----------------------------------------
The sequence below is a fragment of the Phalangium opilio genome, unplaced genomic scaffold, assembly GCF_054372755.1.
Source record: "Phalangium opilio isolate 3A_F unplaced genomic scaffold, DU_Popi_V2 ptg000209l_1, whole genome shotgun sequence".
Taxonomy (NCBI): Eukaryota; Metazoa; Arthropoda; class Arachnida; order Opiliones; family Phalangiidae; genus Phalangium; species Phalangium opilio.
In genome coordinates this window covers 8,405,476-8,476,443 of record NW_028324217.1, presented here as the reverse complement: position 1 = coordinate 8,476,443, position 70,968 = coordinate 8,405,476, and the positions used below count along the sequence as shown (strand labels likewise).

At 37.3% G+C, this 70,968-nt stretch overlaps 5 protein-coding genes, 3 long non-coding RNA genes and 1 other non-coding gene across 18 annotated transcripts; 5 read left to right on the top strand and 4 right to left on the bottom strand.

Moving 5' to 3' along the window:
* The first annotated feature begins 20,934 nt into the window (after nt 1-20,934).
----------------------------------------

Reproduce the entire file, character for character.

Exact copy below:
The sequence below is a fragment of the Phalangium opilio genome, unplaced genomic scaffold, assembly GCF_054372755.1.
Source record: "Phalangium opilio isolate 3A_F unplaced genomic scaffold, DU_Popi_V2 ptg000209l_1, whole genome shotgun sequence".
Taxonomy (NCBI): Eukaryota; Metazoa; Arthropoda; class Arachnida; order Opiliones; family Phalangiidae; genus Phalangium; species Phalangium opilio.
In genome coordinates this window covers 8,405,476-8,476,443 of record NW_028324217.1, presented here as the reverse complement: position 1 = coordinate 8,476,443, position 70,968 = coordinate 8,405,476, and the positions used below count along the sequence as shown (strand labels likewise).

At 37.3% G+C, this 70,968-nt stretch overlaps 5 protein-coding genes, 3 long non-coding RNA genes and 1 other non-coding gene across 18 annotated transcripts; 5 read left to right on the top strand and 4 right to left on the bottom strand.

Moving 5' to 3' along the window:
* The first annotated feature begins 20,934 nt into the window (after nt 1-20,934).